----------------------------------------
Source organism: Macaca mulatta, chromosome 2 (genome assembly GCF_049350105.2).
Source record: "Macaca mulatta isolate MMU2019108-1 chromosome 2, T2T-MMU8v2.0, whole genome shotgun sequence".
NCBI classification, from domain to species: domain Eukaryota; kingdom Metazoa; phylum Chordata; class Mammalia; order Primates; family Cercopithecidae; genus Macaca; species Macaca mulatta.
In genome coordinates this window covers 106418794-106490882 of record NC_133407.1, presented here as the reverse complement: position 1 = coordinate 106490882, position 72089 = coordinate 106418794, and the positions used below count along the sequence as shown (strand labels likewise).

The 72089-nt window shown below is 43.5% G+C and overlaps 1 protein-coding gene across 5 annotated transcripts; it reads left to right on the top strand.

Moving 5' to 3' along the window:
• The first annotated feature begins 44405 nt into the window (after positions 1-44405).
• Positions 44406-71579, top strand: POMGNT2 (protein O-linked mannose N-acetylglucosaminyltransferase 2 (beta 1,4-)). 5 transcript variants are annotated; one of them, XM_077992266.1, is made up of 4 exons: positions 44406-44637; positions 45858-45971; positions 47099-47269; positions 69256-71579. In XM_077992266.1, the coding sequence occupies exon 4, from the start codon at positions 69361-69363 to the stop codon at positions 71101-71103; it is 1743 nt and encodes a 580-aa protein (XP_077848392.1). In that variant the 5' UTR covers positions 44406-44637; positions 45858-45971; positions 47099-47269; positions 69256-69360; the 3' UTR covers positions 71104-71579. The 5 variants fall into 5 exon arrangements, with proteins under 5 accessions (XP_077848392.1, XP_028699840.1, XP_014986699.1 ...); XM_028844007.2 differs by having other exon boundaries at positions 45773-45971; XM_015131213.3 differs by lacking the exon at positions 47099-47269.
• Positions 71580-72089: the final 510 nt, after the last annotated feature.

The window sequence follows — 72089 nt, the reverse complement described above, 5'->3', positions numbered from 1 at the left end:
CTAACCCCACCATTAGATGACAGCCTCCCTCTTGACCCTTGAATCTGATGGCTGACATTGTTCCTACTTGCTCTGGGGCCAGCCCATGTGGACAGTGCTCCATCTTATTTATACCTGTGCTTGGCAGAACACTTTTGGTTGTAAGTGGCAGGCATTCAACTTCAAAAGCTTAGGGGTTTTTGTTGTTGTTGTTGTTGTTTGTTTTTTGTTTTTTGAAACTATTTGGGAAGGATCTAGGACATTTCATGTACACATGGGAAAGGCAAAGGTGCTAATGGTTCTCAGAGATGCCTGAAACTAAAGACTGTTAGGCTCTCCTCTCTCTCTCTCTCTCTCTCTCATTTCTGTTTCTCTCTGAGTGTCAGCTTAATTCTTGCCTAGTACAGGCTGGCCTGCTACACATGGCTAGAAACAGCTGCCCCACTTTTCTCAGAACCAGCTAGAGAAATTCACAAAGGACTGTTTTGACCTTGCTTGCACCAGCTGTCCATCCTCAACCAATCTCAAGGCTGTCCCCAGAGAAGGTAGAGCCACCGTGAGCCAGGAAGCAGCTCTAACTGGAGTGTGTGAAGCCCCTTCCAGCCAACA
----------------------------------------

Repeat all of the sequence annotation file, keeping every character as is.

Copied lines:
Source organism: Macaca mulatta, chromosome 2 (genome assembly GCF_049350105.2).
Source record: "Macaca mulatta isolate MMU2019108-1 chromosome 2, T2T-MMU8v2.0, whole genome shotgun sequence".
NCBI classification, from domain to species: domain Eukaryota; kingdom Metazoa; phylum Chordata; class Mammalia; order Primates; family Cercopithecidae; genus Macaca; species Macaca mulatta.
In genome coordinates this window covers 106418794-106490882 of record NC_133407.1, presented here as the reverse complement: position 1 = coordinate 106490882, position 72089 = coordinate 106418794, and the positions used below count along the sequence as shown (strand labels likewise).

The 72089-nt window shown below is 43.5% G+C and overlaps 1 protein-coding gene across 5 annotated transcripts; it reads left to right on the top strand.

Moving 5' to 3' along the window:
• The first annotated feature begins 44405 nt into the window (after positions 1-44405).
• Positions 44406-71579, top strand: POMGNT2 (protein O-linked mannose N-acetylglucosaminyltransferase 2 (beta 1,4-)). 5 transcript variants are annotated; one of them, XM_077992266.1, is made up of 4 exons: positions 44406-44637; positions 45858-45971; positions 47099-47269; positions 69256-71579. In XM_077992266.1, the coding sequence occupies exon 4, from the start codon at positions 69361-69363 to the stop codon at positions 71101-71103; it is 1743 nt and encodes a 580-aa protein (XP_077848392.1). In that variant the 5' UTR covers positions 44406-44637; positions 45858-45971; positions 47099-47269; positions 69256-69360; the 3' UTR covers positions 71104-71579. The 5 variants fall into 5 exon arrangements, with proteins under 5 accessions (XP_077848392.1, XP_028699840.1, XP_014986699.1 ...); XM_028844007.2 differs by having other exon boundaries at positions 45773-45971; XM_015131213.3 differs by lacking the exon at positions 47099-47269.
• Positions 71580-72089: the final 510 nt, after the last annotated feature.

The window sequence follows — 72089 nt, the reverse complement described above, 5'->3', positions numbered from 1 at the left end:
CTAACCCCACCATTAGATGACAGCCTCCCTCTTGACCCTTGAATCTGATGGCTGACATTGTTCCTACTTGCTCTGGGGCCAGCCCATGTGGACAGTGCTCCATCTTATTTATACCTGTGCTTGGCAGAACACTTTTGGTTGTAAGTGGCAGGCATTCAACTTCAAAAGCTTAGGGGTTTTTGTTGTTGTTGTTGTTGTTTGTTTTTTGTTTTTTGAAACTATTTGGGAAGGATCTAGGACATTTCATGTACACATGGGAAAGGCAAAGGTGCTAATGGTTCTCAGAGATGCCTGAAACTAAAGACTGTTAGGCTCTCCTCTCTCTCTCTCTCTCTCTCTCATTTCTGTTTCTCTCTGAGTGTCAGCTTAATTCTTGCCTAGTACAGGCTGGCCTGCTACACATGGCTAGAAACAGCTGCCCCACTTTTCTCAGAACCAGCTAGAGAAATTCACAAAGGACTGTTTTGACCTTGCTTGCACCAGCTGTCCATCCTCAACCAATCTCAAGGCTGTCCCCAGAGAAGGTAGAGCCACCGTGAGCCAGGAAGCAGCTCTAACTGGAGTGTGTGAAGCCCCTTCCAGCCAACA